Moving across different media influences the way we construct discourse and culture. The introduction of new (media) technologies creates extensions of what we can do and conceive, but it also precludes or amputates some of the ways of being and thinking with which we used to be conversant. We look forward to new media but we also look back nostalgically to old ones, which we recreate and reconfigure in the new context.
When we spread intertextual webs across different media, we create a transmedia narrative. Texts are distributed across media platforms and channels; each text can be read autonomousy, but none of them has the full narrative picture. In order to get all the meanings, we need to move across all the different media involved.
Intertextuality is a pervasive and inescapable textual characteristic. Famously discussed by Roland Barthes, intertextuality is the idea that Individual texts always refer to each other; and the web of interlinked references, similarities, echoes, constitute what we call intertext. However, intertextuality paradoxically makes apparent that meaning is not only in the text. Barthes makes this point when he talks about the relationship of connotative vs. denotative meanings. Intertextuality is ideological, and when we look at intertexts, we cannot ignore their social, cultural and political context. An intertext is not just a semiotic structure, but a social and situated one.
Intertextuality is an important concept in audience studies. Meaning is not to be found in the text independently of its readers; audiences use intertextuality to construct ideologically significant meanings. Audiences are active participants in not just decoding the meaning of a text, but actually co-creating it. Audiences actively construct ideological meanings within individual texts, and intertextually produce an overall web of meaning across several texts. Interpretation creates meaning, which in turn create new texts that contribute to the overall intertextual structure. This process of meaning-making is cumulative, open-ended and inclusive: texts generate meanings generate texts, connected in an intertextual contruction. A particular way of creating texts/meanings occurs when audiences literally produce new texts, adding their own contribution to the intertextual web.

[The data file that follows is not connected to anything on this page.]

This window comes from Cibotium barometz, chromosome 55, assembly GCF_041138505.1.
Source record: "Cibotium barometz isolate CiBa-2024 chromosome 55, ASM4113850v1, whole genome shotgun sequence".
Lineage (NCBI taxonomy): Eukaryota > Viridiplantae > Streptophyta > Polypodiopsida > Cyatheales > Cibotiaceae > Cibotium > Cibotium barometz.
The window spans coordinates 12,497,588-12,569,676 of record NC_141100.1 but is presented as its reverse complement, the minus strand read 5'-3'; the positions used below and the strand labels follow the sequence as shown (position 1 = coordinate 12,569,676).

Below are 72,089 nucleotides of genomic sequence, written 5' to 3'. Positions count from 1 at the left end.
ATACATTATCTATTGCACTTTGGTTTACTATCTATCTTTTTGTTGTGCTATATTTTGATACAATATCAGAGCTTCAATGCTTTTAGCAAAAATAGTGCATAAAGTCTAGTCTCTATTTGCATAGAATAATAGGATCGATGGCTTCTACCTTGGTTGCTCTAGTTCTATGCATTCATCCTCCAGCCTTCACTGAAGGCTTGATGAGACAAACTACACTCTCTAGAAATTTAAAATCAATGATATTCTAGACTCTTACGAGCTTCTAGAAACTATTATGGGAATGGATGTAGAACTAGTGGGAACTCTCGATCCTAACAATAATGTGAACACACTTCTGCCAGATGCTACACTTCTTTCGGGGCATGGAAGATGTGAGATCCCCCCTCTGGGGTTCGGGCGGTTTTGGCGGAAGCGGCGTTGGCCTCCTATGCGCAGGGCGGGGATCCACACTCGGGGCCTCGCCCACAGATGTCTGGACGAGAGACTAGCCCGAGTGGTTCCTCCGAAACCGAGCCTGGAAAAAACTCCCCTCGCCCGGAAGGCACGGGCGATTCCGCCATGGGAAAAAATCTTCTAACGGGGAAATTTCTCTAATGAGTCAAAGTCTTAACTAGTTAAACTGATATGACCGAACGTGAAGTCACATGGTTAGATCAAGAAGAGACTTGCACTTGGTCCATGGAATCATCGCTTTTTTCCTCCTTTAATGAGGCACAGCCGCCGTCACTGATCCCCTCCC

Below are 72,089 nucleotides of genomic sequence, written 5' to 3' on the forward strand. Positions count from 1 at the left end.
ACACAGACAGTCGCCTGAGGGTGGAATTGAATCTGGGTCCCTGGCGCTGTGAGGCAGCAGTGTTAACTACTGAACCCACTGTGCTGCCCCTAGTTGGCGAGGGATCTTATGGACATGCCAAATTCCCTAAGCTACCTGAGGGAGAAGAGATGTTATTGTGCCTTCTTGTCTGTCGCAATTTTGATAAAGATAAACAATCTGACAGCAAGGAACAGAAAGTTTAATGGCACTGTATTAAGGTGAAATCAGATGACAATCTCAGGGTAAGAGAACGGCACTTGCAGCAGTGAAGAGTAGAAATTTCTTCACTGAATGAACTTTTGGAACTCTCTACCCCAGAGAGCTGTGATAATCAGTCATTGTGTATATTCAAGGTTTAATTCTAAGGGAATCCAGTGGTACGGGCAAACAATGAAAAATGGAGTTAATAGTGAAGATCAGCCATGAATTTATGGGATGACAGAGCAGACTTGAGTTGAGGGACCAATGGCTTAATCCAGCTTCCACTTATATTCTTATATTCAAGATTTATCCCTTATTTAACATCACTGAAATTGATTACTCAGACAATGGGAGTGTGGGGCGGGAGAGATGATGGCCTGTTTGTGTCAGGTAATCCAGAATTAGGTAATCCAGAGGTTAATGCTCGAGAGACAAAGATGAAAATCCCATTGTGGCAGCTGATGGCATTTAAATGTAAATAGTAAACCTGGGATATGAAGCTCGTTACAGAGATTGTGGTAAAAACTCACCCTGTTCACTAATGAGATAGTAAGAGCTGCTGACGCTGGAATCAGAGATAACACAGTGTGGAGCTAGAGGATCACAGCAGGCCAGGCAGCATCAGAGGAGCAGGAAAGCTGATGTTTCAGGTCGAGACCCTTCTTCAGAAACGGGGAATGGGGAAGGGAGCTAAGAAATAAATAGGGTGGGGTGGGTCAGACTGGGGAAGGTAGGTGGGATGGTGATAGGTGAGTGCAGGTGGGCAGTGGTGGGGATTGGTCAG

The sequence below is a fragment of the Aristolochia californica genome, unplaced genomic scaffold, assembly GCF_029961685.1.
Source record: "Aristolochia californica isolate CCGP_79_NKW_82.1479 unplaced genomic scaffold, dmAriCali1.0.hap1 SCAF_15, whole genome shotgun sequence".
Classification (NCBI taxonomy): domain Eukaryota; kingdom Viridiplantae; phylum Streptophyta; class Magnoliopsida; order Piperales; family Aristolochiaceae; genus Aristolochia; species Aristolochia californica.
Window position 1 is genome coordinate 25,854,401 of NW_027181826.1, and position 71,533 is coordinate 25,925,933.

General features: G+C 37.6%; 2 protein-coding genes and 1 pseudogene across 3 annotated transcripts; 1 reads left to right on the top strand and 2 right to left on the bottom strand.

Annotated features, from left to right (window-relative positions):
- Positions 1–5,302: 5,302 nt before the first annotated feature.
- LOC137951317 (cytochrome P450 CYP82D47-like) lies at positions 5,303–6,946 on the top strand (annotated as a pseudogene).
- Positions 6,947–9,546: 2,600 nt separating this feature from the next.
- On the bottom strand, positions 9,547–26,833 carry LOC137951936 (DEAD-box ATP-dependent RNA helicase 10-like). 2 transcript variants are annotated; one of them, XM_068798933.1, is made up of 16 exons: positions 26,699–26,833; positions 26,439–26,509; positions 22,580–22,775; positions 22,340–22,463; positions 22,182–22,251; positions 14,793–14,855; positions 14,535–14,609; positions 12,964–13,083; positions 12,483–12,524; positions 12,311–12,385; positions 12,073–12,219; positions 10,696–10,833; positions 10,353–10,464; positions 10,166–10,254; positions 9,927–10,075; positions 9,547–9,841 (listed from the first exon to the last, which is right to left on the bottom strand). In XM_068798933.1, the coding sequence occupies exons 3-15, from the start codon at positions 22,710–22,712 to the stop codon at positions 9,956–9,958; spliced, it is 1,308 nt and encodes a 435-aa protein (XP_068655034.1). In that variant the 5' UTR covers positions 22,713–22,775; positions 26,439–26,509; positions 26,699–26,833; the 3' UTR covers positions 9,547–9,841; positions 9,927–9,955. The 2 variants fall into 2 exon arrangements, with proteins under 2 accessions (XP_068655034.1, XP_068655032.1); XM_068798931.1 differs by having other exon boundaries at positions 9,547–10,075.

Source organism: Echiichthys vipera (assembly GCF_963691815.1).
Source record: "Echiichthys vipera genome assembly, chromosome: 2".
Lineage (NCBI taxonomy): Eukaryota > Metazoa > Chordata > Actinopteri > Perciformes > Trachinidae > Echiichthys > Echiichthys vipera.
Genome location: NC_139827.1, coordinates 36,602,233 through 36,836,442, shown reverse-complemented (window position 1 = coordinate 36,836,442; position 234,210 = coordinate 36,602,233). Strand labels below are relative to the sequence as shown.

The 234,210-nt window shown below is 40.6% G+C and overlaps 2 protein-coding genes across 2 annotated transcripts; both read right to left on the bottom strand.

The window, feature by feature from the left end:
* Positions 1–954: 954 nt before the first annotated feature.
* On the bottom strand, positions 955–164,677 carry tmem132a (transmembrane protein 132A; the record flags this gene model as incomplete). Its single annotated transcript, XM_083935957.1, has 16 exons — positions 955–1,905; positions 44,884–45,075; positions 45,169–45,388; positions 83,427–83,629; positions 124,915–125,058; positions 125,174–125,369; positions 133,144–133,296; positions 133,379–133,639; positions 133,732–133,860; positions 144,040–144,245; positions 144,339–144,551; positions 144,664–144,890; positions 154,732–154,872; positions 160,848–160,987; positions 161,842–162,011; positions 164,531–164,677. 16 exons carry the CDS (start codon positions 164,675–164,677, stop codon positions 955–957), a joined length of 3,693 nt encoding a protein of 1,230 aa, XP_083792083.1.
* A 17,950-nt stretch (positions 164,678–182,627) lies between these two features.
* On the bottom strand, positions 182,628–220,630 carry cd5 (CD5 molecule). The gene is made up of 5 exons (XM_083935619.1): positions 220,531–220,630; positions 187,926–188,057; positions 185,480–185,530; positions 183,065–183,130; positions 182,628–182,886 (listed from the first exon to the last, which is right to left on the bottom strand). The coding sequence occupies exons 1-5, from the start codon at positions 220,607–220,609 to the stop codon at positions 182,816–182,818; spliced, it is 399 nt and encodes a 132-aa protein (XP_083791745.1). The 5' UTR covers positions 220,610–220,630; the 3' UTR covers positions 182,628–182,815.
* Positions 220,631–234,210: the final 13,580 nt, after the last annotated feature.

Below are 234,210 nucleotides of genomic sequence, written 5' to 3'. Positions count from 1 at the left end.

Transformative Works and Cultures (TWC) is a Gold Open Access international peer-reviewed journal published by the Organization for Transformative Works edited by Kristina Busse and Karen Hellekson.
TWC publishes articles about popular media, fan communities, and transformative works, broadly conceived. We invite papers on all related topics, including but not limited to fan fiction, fan vids, mashups, machinima, film, TV, anime, comic books, video games, and any and all aspects of the communities of practice that surround them. TWC’s aim is twofold: to provide a publishing outlet that welcomes fan-related topics, and to promote dialogue between the academic community and the fan community.